Work-Life Balance 3: Less Navel-Gazing, More Scholarly And Institutional Structure Analysis!
First post in this series can be found here.
Second post in this series can be found here.
In my second post in this series, I gave the men a cookie, and commenter rpf accused me of…gasp!…being too nice!
I believe this is the first time this has ever happened.
rpf quoted me and commented thus:
“If I were a married man with children, I might well be leery of blogging about how I negotiate the home balance with my spouse on my science blog, even if I weren’t concerned about privacy or protecting a pseud, because I’d be afraid of pissing off my spouse, and pissing off the feminist blogosphere. That’s my cookie to the men science bloggers who have ever even gotten as far as thinking about blogging about work-life balance: Zuska feels your pain.”
You’re being too nice. We need a culture in which men accept equal responsibility for household obligations (really, more responsibility, since they are responsible for violence against women and the patriarchal structure of our economy) and are open about it. If that means that they get their asses handed to them and called out on their privilege until they get it right, well, nobody said that learning is supposed to be enjoyable or painless. They aren’t oppressed people, they don’t need anybody else to make them feel welcomed in these discussions. If anything, they need to learn what it’s like to be unwelcome.
No cookies for them.
Well, of course we need a culture in which men accept equal responsibility for household obligations. Accept? EMBRACE!!!!
The question is, how is this to be achieved? Not, I submit, by lowering our buckets again and again into the Well of Personal Experience and drinking deeply of its waters alone. If some men choose to blog about their personal experiences, I am sure it would be great, and welcomed, and we would all learn something.
But really: do you not think it is possible for someone to write about work-life balance in academia without talking about one’s personal home arrangements? You know, like as if it were a scholarly subject? Think about this. Do not some of us write about, say, cancer without going into detail about a loved one’s experience with chemotherapy? Or about drug use without talking about a family member’s personal substance abuse issues? Or contraception without disclosing whether or not anyone in our household sports a scrote tote? I assure you, it is possible to talk about work-life balance in a blog post without saying “and here’s how we do it at my house, without which information, I could not have written this blog post”.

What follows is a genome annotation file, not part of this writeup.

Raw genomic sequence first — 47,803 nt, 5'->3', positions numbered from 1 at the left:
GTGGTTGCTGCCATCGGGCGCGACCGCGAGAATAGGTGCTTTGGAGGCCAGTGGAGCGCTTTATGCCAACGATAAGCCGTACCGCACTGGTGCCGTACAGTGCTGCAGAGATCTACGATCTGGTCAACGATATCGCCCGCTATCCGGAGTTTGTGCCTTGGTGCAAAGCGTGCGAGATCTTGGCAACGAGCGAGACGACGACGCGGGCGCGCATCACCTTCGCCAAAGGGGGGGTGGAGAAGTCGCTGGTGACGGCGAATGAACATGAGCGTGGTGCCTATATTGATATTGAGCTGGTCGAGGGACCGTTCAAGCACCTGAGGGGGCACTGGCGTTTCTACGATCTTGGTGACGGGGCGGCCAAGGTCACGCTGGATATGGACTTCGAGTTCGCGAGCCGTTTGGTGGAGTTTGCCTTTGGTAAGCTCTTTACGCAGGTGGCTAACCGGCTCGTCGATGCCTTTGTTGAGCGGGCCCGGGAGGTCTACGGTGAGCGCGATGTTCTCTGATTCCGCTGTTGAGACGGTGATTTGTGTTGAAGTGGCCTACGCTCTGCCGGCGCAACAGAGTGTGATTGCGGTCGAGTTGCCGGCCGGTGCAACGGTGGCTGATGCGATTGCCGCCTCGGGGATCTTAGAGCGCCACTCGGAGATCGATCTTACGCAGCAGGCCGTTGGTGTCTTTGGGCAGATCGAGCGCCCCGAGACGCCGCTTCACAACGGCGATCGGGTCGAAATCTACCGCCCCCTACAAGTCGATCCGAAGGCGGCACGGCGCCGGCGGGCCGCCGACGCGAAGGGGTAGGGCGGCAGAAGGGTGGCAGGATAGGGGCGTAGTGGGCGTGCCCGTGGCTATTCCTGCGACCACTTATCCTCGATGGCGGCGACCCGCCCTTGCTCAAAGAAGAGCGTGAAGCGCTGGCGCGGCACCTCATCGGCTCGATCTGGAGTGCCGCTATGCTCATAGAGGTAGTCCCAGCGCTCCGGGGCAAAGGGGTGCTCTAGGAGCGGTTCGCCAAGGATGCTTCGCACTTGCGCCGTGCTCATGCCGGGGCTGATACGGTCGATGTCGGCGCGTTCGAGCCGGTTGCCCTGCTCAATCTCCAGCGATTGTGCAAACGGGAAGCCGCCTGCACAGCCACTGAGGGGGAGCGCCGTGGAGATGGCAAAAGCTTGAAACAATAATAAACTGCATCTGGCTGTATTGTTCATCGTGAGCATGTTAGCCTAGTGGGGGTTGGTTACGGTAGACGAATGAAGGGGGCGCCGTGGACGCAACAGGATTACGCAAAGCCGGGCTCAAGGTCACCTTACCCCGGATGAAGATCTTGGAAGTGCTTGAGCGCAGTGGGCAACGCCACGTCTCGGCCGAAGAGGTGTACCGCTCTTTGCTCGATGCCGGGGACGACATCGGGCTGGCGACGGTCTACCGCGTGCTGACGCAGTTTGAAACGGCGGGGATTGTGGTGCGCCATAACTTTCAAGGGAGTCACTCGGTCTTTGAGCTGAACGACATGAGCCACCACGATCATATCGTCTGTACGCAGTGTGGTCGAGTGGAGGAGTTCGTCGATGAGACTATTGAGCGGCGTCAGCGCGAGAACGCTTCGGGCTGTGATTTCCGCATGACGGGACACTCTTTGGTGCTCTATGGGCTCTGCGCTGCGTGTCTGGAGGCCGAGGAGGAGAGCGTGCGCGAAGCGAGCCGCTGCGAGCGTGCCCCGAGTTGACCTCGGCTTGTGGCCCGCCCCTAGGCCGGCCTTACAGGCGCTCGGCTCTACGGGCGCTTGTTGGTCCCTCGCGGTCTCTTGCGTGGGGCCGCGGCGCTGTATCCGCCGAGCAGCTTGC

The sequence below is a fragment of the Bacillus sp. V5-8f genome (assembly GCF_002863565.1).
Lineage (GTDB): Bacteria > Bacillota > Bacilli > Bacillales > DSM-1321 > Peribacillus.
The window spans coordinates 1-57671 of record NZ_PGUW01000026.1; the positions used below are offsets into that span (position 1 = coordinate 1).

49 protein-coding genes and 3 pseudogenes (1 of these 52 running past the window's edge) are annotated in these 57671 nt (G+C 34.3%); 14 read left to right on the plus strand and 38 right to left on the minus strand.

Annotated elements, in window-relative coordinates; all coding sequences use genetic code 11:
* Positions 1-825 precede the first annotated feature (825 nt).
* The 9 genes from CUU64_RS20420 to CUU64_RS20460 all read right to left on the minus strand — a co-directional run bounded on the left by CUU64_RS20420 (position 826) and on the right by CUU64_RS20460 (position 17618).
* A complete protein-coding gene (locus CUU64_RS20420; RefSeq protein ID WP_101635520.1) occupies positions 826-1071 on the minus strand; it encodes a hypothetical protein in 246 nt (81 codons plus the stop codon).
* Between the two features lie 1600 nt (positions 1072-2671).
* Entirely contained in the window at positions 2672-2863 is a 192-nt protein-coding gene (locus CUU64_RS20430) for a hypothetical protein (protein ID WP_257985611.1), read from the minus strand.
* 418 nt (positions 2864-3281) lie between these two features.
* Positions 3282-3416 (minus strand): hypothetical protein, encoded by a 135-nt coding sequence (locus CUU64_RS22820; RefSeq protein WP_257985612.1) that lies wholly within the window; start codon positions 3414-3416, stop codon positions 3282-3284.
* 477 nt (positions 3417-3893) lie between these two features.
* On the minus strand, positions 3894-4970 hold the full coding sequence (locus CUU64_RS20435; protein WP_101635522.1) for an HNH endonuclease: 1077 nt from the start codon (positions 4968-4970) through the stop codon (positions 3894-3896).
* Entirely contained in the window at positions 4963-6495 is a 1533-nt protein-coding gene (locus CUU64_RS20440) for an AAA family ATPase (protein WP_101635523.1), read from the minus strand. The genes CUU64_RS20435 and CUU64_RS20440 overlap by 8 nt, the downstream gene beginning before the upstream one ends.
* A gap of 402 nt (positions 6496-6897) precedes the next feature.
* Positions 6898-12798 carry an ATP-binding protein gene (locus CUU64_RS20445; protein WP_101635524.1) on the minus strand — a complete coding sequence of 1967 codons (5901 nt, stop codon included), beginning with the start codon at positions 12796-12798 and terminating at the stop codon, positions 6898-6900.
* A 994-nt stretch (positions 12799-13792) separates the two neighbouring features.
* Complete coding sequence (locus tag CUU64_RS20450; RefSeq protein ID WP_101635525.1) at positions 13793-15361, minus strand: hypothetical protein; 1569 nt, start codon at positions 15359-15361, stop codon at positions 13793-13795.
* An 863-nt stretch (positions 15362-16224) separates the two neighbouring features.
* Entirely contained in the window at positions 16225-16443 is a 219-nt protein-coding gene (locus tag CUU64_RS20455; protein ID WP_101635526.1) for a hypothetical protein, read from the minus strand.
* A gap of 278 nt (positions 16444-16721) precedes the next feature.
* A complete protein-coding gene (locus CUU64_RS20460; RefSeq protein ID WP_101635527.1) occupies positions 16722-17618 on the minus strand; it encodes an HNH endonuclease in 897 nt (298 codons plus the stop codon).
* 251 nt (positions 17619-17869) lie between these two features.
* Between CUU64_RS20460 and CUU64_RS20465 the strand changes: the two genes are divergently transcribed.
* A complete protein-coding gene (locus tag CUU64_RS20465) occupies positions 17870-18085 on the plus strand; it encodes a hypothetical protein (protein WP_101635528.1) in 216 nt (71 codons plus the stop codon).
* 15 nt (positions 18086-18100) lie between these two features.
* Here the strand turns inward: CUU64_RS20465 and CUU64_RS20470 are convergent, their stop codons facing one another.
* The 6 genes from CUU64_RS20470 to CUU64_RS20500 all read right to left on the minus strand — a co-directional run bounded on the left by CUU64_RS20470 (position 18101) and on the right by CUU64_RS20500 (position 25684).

“But I don’t know where to start!” cries our poor male sciblogger. If he is not to just blab all over the internetz about how last week he took his kid to the playground and then washed some dishes and his wife is an awesome woman whose intellect he totally respects, what should he do? Well, here are some ideas. It is possible to do things like: book reviews (here’s a recent one that came highly recommended, I’m dying to read it), commentary on articles appearing in places like the Chronicle of Higher Education or Inside Higher Ed, commentary on how science mags are or are not doing a good job of covering work/life balance (as Isis recently did), observations on interesting institutional practices around work/life balance issues (one need not necessarily comment on one’s own institution). Say, you could kill two birds with one stone by reading IHE‘s Mama PhD blog and then writing a blog post on something there that interests you while simultaneously pointing out that IHE has done a major FAIL by neglecting to have a Papa PhD blog.